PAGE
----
Lord Bourne, Parliamentary Under Secretary of State for Energy and Climate Change and the Wales Office, recently gave an open lecture about the effect of the EU Referendum on Highfield Campus. I sat down with him afterwards to discuss his support for remaining as part of the Union and the effect a vote to leave could have on the fight against climate change as well as Britain’s energy supply.
Lord Bourne makes no secret of the fact he is clearly in favour of remaining in Europe. Asked about the possible risks of a ‘Brexit’, he says that Britain as a country has always had a historical attachment to Europe and that in his view turning our back on Europe would be a mistake of historical proportions that could lead to us becoming an ‘inward looking country’.
In economic terms, he also highlighted the risks he believed that a ‘Brexit’ could pose to the UK’s economic prosperity as a trading nation dependent on the sale of goods and services. He stated his belief that leaving the EU would either lead to the UK completely turning its back on the single market which is currently our biggest trading partner or that the UK could become a ‘rule-taker’ and rather than a ‘rule-maker’ and be forced to accept the EU’s trading rules without having a say in their formation.
When asked about the impact leaving the EU could have on Britain’s further education establishments, and in particular the University of Southampton, he warned of the risks that leaving the EU could have in terms of availability of research funding. He explained that if Britain left the EU there was no ‘Plan B’ for the academic community and it was simply mean that the benefits and funding currently available would be rescinded. He pointed out Southampton’s ‘outstanding reputation’ in terms of research and that the University received the 8th largest contribution from the Brussels in terms of research funding and questioned the need to plan for the eventuality of leaving the EU if the system in place was working for us. He acknowledged, however, that there may be points of contention that Britain wanted to refine within the EU but maintained that the best way to do this was to be ‘part of the club’ rather than ‘standing on the sidelines’.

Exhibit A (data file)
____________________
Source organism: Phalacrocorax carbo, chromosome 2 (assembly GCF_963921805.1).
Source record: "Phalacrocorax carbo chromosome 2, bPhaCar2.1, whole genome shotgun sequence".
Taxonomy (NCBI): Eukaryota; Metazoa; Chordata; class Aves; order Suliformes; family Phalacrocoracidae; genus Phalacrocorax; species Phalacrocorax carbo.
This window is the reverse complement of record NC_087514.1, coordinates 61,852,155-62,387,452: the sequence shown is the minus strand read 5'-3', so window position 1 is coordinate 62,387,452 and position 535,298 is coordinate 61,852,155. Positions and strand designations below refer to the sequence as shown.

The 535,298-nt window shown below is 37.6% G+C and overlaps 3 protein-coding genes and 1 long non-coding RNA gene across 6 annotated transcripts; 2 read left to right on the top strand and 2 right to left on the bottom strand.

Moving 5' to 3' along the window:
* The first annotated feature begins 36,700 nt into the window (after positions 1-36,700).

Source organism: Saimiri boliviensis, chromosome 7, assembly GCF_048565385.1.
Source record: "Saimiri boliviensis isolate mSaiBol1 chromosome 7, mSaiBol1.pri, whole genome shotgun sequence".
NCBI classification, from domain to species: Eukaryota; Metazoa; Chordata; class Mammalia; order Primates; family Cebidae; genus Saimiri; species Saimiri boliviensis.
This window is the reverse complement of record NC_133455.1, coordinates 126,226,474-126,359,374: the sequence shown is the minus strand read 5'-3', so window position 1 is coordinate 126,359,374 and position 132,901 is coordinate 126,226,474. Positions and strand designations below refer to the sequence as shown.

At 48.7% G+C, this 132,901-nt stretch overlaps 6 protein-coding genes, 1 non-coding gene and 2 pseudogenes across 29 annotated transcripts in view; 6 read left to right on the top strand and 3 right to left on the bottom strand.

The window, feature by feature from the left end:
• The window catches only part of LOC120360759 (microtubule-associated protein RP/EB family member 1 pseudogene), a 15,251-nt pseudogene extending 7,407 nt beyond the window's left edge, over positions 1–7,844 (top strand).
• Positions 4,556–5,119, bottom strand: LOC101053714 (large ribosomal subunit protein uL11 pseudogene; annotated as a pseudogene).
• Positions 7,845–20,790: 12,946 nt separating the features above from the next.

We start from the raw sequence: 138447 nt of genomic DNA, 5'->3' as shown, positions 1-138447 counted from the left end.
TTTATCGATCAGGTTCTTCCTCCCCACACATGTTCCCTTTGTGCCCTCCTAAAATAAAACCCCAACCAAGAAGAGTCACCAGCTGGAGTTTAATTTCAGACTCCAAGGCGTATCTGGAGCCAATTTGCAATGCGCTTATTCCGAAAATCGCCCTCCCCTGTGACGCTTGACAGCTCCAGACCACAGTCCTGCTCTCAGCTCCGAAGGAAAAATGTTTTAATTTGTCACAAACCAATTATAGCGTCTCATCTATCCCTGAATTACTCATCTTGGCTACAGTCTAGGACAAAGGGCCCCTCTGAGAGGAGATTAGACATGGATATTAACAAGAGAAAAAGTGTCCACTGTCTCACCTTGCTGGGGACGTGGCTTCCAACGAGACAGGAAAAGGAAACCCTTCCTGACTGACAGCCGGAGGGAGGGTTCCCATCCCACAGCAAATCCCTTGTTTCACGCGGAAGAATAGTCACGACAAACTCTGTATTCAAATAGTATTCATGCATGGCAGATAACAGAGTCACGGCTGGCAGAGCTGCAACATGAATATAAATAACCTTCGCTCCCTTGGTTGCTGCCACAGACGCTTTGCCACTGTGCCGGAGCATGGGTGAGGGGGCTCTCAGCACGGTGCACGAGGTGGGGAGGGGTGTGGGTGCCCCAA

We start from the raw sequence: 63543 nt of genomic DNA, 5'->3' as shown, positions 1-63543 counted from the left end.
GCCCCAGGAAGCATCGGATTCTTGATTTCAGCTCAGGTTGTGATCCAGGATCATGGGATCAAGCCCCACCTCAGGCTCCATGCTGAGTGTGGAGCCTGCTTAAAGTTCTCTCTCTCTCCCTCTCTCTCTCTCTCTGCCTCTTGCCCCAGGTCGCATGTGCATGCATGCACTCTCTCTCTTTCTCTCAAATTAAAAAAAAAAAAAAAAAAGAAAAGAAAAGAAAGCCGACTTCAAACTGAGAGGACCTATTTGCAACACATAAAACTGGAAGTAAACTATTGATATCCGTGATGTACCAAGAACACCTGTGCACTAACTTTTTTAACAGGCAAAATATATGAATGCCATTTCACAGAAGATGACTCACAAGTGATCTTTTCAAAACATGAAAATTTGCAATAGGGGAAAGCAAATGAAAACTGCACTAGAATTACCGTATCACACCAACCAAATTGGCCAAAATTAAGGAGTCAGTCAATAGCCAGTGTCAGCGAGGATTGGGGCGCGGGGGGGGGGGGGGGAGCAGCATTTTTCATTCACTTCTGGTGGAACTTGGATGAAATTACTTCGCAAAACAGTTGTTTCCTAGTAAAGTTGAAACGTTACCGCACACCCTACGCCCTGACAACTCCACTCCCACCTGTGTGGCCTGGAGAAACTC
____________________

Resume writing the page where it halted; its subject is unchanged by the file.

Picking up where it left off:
Regarding the EU’s effect on his own ministerial portfolio, Lord Bourne highlights the many respects in which the UK has been leading the EU’s fight against climate change. He cites the example of the EU Emissions Trading Scheme, of which a large part is based on policies originally developed in Britain focusing on setting a fixed price for Carbon. He also highlighted the progress made at the recent Climate Change Conference in Paris, where the EU delegation was led by the United Kingdom and chaired by Peter Betts (a British Civil Servant), meaning that the UK held a key role in deciding what was being tabled and discussed.
I then asked about the level of influence that the EU was able to exert over the world’s biggest polluters, many of which are not member states of the EU. Lord Bourne responded by saying that as a body of 500 million people, the EU was able to make a concerted effort to exert influence over all such countries, putting aside differences which he acknowledged did exist between some member states. He stressed that some polluting countries such as Brazil, India and China had since responded to such efforts and started to come to the table to fix the contributions that they could make. He attributed a large part of the success of the Paris conference (which he suggested was sometimes forgotten) to the ability of the EU to ‘come together’ and act as a bargaining tool within the discussions.